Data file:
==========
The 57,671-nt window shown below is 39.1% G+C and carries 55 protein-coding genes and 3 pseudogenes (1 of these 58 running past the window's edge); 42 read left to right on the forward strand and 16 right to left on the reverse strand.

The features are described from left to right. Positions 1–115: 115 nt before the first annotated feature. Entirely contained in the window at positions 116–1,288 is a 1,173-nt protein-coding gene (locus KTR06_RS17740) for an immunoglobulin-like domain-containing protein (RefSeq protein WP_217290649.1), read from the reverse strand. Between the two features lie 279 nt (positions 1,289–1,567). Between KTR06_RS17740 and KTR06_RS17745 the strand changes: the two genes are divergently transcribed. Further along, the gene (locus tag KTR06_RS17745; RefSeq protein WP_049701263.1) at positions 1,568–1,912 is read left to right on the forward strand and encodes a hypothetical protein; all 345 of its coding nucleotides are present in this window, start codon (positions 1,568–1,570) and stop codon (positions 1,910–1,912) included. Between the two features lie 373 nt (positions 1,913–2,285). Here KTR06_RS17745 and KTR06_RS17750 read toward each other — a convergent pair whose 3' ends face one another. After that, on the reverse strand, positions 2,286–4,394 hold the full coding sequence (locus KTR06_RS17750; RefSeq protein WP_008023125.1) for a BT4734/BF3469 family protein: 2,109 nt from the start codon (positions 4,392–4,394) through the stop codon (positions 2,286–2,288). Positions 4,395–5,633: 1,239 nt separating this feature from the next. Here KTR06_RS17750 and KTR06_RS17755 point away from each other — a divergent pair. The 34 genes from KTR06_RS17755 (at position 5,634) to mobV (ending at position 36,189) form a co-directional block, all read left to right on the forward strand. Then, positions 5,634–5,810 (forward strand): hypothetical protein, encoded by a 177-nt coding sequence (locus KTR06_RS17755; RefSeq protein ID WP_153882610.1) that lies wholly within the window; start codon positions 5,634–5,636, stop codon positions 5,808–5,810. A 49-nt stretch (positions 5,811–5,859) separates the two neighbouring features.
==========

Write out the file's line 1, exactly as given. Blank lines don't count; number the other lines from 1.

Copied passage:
The 57,671-nt window shown below is 39.1% G+C and carries 55 protein-coding genes and 3 pseudogenes (1 of these 58 running past the window's edge); 42 read left to right on the forward strand and 16 right to left on the reverse strand.